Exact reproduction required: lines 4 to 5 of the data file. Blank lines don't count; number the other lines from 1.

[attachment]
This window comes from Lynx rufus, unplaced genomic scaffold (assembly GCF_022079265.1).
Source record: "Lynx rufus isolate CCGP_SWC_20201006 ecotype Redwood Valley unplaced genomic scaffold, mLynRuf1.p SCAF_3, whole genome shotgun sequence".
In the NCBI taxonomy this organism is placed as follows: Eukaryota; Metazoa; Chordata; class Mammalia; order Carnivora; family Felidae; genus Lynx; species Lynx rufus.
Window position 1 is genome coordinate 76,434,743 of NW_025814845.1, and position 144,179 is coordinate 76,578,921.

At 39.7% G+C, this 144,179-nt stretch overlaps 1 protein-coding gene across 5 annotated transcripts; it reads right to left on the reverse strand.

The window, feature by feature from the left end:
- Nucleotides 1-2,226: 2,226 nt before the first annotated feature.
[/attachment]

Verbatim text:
Window position 1 is genome coordinate 76,434,743 of NW_025814845.1, and position 144,179 is coordinate 76,578,921.

At 39.7% G+C, this 144,179-nt stretch overlaps 1 protein-coding gene across 5 annotated transcripts; it reads right to left on the reverse strand.